Abstract: In this work, we develop an equilibrium model for price formation of securities in a market composed of two populations of different types: the first one consists of cooperative agents, while the other one consists of non-cooperative agents. The trading of every cooperative member is assumed to be coordinated by a central planner. In the large population limit, the problem for the central planner is shown to be a conditional extended mean-field control. In addition to the convexity assumptions, if the relative size of the cooperative population is small enough, then we are able to show the existence of a unique equilibrium for both the finite-agent and the mean-field models. The strong convergence to the mean-field model is also proved under the same conditions.
    Date: 2022–09
  18. By: Shijun Gu; Chengcheng Jia
    Abstract: How does wealth inequality affect economic growth? Byoungchan Lee answers this question by developing a heterogeneous-agent model and augmenting it with endogenous firm innovation. The novel channel is that rising wealth concentration reduces aggregate demand, which gives firms a disincentive to spend on R&D and therefore leads to slower productivity growth. In this discussion, we first explain the difference in calibration strategy between Lee’s approach and the common approach in the literature, and then discuss its quantitative implications for the effect of rising inequality on aggregate consumption.
    Keywords: heterogeneous-agent model; wealth inequality; aggregate consumption; Diversity
    JEL: D31 D52 E21
    Date: 2022–10–17
  19. By: Fruttero,Anna; Muller,Noel; Calvo-Gonzalez,Oscar
    Abstract: Aspirations have become a common theme in empirical economics studies, but there is no unified understanding of the range of outcomes they influence, the factors that shape them, and how to measure them. This paper surveys this growing literature. The paper argues that there is compelling evidence to consider aspirations as a useful lens to analyze human behavior and development outcomes, at the individual and aggregate levels, in poorer and richer countries. The empirical evidence aligns with the theory that high aspirations can lead individuals to achieve better educational, labor market, and other outcomes and can contribute to making countries more equal and prosperous. The empirical evidence also confirms that the mix of social and circumstantial factors shaping aspirations tends to hinder the aspirations of the disadvantaged—such as the poor, immigrants, and women—and can contribute to vicious circles of poverty, high inequality, low social mobility, and low growth. However, high aspirations should not be considered as an end in themselves as they can backfire, with deleterious effects, if unmatched with opportunities. Further, the paper argues that definitional and measurement issues can affect the understanding of the topic and that studies should more explicitly describe their measures of aspirations to ensure that divergent underlying concepts are not mistaken.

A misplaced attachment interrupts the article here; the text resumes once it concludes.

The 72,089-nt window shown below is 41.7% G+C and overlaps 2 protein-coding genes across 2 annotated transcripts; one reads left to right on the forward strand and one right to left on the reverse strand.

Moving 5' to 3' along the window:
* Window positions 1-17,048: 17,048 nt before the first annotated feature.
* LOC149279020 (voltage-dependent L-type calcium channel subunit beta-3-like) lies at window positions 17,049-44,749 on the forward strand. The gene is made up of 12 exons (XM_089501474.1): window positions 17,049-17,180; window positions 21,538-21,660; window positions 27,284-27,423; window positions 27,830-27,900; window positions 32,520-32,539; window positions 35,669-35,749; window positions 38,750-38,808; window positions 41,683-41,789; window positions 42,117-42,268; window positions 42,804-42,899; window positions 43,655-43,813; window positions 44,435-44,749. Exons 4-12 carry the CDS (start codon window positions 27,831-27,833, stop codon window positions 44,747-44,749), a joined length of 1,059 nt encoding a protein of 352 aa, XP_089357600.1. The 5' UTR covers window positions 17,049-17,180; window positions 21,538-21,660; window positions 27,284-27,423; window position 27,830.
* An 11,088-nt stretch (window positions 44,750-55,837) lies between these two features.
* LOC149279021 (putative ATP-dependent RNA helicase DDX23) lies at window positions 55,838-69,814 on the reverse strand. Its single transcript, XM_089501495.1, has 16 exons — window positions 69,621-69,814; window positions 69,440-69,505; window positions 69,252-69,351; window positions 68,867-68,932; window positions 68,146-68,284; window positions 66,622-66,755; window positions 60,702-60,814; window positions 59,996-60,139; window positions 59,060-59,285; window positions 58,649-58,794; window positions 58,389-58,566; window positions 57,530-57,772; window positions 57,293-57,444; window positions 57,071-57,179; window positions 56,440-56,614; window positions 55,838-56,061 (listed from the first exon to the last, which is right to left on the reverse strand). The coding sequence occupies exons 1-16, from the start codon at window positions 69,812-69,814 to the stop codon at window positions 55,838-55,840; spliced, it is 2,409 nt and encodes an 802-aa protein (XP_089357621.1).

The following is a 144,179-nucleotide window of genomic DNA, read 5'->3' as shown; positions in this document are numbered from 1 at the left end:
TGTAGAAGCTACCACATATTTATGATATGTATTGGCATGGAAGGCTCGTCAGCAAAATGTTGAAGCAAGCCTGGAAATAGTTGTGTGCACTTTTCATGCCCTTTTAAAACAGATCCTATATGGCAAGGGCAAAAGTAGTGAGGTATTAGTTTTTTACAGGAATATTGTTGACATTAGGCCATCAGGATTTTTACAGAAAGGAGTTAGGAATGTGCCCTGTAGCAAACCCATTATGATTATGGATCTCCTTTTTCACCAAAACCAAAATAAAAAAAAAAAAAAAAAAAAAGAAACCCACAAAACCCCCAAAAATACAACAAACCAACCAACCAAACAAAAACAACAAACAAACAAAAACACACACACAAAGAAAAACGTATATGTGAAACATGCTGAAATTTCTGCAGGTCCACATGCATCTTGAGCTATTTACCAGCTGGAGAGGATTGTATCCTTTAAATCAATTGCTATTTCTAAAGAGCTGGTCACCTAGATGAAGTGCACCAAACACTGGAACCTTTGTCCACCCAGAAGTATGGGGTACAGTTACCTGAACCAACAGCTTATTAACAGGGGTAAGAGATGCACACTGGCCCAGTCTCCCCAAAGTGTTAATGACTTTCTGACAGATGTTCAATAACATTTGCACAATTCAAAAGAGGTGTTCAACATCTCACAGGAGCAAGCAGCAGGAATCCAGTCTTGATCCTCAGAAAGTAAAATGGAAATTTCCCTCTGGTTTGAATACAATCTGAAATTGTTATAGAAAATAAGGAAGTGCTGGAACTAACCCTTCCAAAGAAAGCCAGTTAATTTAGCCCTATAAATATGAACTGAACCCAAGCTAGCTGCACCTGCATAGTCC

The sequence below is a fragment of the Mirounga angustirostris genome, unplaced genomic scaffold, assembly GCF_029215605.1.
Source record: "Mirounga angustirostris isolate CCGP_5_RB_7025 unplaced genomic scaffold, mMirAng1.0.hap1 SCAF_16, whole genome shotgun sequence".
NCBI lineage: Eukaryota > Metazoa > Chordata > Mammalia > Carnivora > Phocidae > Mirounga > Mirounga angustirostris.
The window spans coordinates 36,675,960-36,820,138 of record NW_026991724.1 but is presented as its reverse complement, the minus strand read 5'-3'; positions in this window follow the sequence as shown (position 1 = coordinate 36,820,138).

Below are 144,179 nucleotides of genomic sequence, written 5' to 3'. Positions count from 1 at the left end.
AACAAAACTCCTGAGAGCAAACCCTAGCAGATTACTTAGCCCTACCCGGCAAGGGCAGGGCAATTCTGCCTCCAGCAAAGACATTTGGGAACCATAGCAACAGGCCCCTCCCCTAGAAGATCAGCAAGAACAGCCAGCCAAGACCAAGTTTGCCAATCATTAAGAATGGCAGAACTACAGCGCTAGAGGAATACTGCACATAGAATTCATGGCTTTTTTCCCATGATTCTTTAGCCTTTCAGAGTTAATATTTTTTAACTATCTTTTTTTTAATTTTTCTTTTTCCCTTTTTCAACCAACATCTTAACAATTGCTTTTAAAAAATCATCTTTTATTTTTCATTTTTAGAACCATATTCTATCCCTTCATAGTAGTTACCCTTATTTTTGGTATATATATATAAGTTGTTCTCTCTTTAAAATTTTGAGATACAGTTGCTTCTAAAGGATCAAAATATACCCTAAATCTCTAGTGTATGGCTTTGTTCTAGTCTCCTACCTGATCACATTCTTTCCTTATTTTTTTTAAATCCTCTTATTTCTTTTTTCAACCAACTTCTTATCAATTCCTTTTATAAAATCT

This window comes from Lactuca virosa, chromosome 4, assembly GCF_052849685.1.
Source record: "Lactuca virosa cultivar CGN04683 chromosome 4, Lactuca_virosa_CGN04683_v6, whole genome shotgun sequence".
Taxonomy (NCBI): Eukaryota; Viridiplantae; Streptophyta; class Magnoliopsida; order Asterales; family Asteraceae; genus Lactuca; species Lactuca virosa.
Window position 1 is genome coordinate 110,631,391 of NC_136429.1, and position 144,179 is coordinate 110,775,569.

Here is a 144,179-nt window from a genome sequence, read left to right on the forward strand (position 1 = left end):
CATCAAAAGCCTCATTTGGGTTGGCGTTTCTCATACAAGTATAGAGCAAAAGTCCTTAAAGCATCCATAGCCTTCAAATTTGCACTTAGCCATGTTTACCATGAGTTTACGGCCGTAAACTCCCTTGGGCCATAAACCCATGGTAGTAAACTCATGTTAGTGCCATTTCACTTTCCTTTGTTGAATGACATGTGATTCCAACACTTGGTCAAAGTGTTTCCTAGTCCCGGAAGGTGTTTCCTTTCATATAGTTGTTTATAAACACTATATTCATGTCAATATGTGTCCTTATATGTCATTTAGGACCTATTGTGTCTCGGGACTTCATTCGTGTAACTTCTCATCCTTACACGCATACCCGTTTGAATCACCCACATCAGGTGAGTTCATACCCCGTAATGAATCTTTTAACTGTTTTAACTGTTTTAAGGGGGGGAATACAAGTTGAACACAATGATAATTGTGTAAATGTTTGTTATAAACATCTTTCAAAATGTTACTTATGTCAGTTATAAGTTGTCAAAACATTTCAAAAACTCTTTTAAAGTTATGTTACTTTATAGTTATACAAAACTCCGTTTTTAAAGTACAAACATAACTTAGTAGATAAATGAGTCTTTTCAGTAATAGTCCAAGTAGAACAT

Keywords: Educational Sciences,Inequality,Labor Markets,Economic Assistance,Access of Poor to Social Services,Services&Transfers to Poor,Disability,Poverty Assessment,Poverty Impact Evaluation,Poverty Lines,Poverty Monitoring&Analysis,Small Area Estimation Poverty Mapping,Poverty Diagnostics
    Date: 2021–07–02